Name another event where you can go from watching a documentary about Alicia Keys‘ songwriting camp and seeing her perform with some of the subjects to a deep dive into the rise and precipitous fall of infamous pop perpetrators Milli Vanilli to a film about disco queen Gloria Gaynor‘s turn to gospel, all in the same place. Then add in an exploration of hip-hop clown prince Biz Markie or Taylor Mac’s mind-bending 24-hour musical “History of Popular Music” performance piece, plus more than 100 other films and performances over the course of 12 days.
The 2023 Tribeca Festival offers all of that, plus the premiere of dozens of feature films and storyteller conversations between Paul McCartney and Conan O’Brien, John Mellencamp and David Letterman, and Chance the Rapper and Billy Porter, along with a 40th-anniversary celebration of pioneering 1983 hip-hop film Wild Style.
“The festival has grown so much over the years, which goes back to the earliest years when it was conceptualized as a storytelling festival,” says Tribeca director/VP of programming Cara Cusumano of the event co-founded by Robert De Niro in 2011 in an attempt to revitalize Lower Manhattan after the Sept. 11, 2001, terror attacks. Over the years, Tribeca has expanded to include TV, gaming, podcasting and music, which explains why in 2021 the event dropped “Film” from its name and became simply the Tribeca Festival.
“Not to minimize film, which is still our bedrock, but [the change] was so other creators can get attention as well,” Cusumano adds, noting that last year’s Tribeca included the world premiere of Jennifer Lopez‘s Halftime doc, Taylor Swift speaking about wanting to get into film directing, and the inauguration of the Tribeca Music Lounge. “It’s representative of everything we’ve done, but it also opens the door to the future too… everything is on the table at the festival, which you can see with this year’s huge lineup.”
In keeping with the expanded purview, music — which has always been part of the fest’s dynamic — has increasingly played a larger role at Tribeca, with this year’s event offering dozens of films, performances and special events. They include the world premiere of the VICE News original film Scream of My Blood: A Gogol Bordello Story — which compiles two decades of footage chronicling Ukrainian singer Eugene Hütz’s journey from the Kyiv underground scene to the band’s recent return to the nation after Russia’s invasion — and Songs About F—ing, a wild doc about high-energy musician Marc “Loop Daddy” Rebillet’s raucous late-summer 2021 North American tour that brought fans out of the house for one of the first, and most outrageous, post-pandemic tours.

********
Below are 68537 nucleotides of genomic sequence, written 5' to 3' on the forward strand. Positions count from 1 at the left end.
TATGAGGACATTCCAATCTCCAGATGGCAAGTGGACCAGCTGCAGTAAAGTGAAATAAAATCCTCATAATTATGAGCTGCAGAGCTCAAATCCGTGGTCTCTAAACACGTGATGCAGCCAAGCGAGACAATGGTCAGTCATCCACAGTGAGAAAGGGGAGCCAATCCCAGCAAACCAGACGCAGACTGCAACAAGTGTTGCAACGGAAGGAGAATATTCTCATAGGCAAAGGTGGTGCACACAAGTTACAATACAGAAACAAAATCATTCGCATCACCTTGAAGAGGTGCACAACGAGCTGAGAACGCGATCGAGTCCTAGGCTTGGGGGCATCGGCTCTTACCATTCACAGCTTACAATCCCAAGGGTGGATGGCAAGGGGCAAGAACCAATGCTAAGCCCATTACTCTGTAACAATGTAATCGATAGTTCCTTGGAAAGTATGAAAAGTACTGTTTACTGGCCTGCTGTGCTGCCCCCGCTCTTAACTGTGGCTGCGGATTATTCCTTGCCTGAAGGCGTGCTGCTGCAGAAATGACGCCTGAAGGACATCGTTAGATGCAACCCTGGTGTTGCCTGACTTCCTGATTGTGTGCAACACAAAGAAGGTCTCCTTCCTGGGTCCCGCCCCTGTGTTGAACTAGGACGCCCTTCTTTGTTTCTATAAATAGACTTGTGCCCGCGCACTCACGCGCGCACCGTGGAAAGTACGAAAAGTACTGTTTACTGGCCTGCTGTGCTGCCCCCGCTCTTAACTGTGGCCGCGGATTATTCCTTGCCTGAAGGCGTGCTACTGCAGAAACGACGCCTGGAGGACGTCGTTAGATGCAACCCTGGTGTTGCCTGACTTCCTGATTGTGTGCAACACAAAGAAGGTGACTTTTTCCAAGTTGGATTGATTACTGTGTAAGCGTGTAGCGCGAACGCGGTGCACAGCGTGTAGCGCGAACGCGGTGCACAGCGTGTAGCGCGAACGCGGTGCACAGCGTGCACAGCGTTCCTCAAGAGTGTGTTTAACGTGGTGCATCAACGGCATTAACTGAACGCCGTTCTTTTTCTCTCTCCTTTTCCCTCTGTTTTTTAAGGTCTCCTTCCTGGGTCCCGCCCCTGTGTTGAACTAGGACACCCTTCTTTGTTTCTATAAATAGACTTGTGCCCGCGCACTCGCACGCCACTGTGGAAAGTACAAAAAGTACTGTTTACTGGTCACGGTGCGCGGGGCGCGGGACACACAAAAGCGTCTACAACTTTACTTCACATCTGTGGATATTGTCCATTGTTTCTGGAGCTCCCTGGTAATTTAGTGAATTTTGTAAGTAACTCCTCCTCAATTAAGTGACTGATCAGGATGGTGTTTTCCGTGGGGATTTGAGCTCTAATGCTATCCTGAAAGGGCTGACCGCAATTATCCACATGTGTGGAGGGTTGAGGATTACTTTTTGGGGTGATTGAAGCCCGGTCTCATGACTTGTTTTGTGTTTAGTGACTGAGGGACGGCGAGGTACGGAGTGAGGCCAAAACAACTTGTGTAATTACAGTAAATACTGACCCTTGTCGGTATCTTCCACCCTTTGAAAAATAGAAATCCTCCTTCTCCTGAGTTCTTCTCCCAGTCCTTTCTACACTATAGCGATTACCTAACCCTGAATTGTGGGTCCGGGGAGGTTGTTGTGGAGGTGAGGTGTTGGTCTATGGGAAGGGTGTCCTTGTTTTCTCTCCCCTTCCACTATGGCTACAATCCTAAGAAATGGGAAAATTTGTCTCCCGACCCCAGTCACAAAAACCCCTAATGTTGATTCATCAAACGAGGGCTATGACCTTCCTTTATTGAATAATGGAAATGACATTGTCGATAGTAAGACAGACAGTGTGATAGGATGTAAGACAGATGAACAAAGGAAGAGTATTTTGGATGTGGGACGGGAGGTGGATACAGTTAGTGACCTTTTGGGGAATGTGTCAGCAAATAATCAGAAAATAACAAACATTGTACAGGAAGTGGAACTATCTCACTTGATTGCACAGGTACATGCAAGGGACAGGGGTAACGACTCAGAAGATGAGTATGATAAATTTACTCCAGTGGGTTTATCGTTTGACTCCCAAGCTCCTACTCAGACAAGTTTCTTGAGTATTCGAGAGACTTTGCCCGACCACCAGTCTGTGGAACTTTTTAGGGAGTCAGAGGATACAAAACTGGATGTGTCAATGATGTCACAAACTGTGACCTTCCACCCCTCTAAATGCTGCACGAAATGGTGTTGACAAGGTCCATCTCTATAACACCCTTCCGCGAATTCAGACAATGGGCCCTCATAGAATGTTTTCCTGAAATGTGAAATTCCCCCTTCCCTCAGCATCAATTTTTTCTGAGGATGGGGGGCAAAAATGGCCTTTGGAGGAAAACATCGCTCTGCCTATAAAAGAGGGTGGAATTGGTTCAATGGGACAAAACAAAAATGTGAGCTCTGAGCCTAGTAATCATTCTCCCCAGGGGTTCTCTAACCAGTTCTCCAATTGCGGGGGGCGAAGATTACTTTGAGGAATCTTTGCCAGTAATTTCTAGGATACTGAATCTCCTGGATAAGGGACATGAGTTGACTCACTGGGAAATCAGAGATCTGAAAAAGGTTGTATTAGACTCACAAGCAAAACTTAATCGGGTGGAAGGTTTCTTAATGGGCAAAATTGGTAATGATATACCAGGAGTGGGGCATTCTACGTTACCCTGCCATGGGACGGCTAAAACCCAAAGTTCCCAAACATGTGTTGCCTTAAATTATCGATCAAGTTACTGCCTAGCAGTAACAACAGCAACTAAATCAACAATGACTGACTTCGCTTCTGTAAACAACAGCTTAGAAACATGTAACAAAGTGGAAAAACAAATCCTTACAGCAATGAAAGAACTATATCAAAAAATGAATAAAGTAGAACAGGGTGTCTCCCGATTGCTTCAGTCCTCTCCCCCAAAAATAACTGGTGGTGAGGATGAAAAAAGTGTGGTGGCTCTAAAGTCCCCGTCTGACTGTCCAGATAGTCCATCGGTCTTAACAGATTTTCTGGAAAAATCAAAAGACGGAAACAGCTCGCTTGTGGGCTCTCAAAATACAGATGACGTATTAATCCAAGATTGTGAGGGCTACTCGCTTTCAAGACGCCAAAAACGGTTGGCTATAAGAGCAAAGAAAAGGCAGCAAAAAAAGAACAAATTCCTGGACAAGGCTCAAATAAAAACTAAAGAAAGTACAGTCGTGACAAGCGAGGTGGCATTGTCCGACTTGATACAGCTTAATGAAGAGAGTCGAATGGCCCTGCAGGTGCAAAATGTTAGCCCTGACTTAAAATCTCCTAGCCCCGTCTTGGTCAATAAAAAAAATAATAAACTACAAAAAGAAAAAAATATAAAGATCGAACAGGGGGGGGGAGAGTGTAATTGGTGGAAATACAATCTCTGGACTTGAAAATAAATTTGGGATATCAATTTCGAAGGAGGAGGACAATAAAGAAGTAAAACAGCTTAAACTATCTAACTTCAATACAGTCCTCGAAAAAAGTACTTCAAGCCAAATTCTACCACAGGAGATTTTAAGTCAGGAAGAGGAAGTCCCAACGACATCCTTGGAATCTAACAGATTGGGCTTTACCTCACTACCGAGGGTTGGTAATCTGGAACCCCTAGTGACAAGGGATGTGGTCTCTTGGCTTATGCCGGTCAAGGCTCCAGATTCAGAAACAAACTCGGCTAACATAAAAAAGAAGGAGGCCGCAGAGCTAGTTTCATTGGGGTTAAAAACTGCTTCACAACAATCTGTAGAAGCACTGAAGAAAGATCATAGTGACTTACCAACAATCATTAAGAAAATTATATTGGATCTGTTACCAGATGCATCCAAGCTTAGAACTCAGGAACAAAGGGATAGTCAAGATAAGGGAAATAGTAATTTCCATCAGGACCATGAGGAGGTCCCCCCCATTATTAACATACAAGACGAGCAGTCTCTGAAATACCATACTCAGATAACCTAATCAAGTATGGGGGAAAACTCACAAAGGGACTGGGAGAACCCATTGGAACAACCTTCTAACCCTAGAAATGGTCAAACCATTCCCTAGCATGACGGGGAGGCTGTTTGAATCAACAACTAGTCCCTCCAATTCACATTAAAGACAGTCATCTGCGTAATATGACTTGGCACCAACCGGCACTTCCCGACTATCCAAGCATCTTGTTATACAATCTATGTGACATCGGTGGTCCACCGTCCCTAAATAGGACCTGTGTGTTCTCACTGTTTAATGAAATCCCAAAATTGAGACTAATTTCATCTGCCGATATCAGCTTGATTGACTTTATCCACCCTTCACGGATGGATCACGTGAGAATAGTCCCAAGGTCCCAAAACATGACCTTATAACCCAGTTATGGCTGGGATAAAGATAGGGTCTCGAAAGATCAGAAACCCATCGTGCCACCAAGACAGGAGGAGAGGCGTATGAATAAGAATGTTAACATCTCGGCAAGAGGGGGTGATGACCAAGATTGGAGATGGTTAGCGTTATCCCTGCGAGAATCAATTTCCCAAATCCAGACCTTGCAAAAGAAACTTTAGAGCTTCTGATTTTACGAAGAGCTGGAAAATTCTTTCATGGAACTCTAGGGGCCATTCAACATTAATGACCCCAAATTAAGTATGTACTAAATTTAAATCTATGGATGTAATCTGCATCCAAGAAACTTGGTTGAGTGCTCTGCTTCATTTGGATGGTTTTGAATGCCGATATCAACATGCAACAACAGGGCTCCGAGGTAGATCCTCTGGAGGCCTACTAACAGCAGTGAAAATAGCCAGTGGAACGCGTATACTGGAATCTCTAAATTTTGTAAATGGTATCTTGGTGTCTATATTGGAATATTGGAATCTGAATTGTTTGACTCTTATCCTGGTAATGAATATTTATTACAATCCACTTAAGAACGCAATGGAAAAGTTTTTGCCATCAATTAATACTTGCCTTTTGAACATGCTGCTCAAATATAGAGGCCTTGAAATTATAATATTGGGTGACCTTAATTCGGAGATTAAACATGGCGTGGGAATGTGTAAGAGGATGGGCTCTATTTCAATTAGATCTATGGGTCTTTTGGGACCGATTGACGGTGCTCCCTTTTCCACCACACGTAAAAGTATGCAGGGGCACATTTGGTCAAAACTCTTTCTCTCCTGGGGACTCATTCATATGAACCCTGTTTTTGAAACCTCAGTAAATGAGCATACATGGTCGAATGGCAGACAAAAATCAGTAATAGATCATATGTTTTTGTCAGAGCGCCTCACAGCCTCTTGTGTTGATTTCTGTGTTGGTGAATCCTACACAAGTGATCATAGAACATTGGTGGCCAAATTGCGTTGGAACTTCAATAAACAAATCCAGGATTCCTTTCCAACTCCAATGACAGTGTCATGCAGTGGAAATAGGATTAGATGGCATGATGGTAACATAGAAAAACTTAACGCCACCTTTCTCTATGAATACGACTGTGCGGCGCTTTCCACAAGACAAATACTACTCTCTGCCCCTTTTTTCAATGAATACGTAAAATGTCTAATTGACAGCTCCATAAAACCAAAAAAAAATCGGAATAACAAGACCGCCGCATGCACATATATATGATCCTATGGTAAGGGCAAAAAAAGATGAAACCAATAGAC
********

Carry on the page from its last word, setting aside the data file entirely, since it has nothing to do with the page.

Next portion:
Other highlights include All Up in the Biz, a loving look at late hip-hop legend Biz Markie featuring commentary from a galaxy of fellow rap stars attesting to Biz’s larger-than-life persona, a Tierra Whack doc (Cypher), and a film about the first all-female competition for conductors (Maestra). There will also be profiles of iconic New York concert promoter Ron Delsener (Ron Delsener Presents), folk duo Indigo Girls (It’s Only Life After All), the moving Milli Vanilli doc (which features an interview with this writer), Keys’ film (Uncharted), and Kiss the Future, which chronicles an American aid worker’s long-shot pitch to have U2 come to Sarajevo in the midst of the four-year long siege of that city.
One of the highlights for Tribeca music programmer Vincent Cassous is the June 17 performance by Carlos Santana at the Beacon Theatre following the premiere of the documentary Carlos. The return to the venue — the site of a legendary 1976 live album — will highlight the film’s previously unheard music and rare footage as part of a music slate that Cassous says “celebrate artists who have so much adversity and provide so much inspiration… there are tons of live performances that will come after screenings to help bring the films to life.” Cassous also notes other events that will pair movies and performances, including the Cyndi Lauper doc Let the Canary Sing and the French Montana doc For Khadija: French Montana, executive produced by Drake and Diddy.
“These events offer something different for fans than a traditional concert,” says Cassous, recalling that people are still talking about last year’s debut of the Detroit techno doc God Said Give ‘Em Drum Machines, which was followed by a wild performance by Inner City and Blake Baxter. “Tribeca is associated with curation and these artists all have projects about their work that are very meaningful and being included in Tribeca give the imprimatur of selection that is meaningful for them,” says Cusumano. “It’s not just any show, but a premiere about their lives and work that creates an intimate bond between the audience and the performer.”
This year’s Music Lounge at Baby’s All Right in Brooklyn will shine a light squarely on musical performance again, kicking off with an “indie sleaze revival” night featuring Tei Shi and Frost Children, followed by a performance from actor/author David Duchovny (who directed the festival selection Bucky F*cking Dent), as well as sets by Eddie Chacon, an Iranian music showcase and a conversation about soundtracks with film composers from Tribeca films.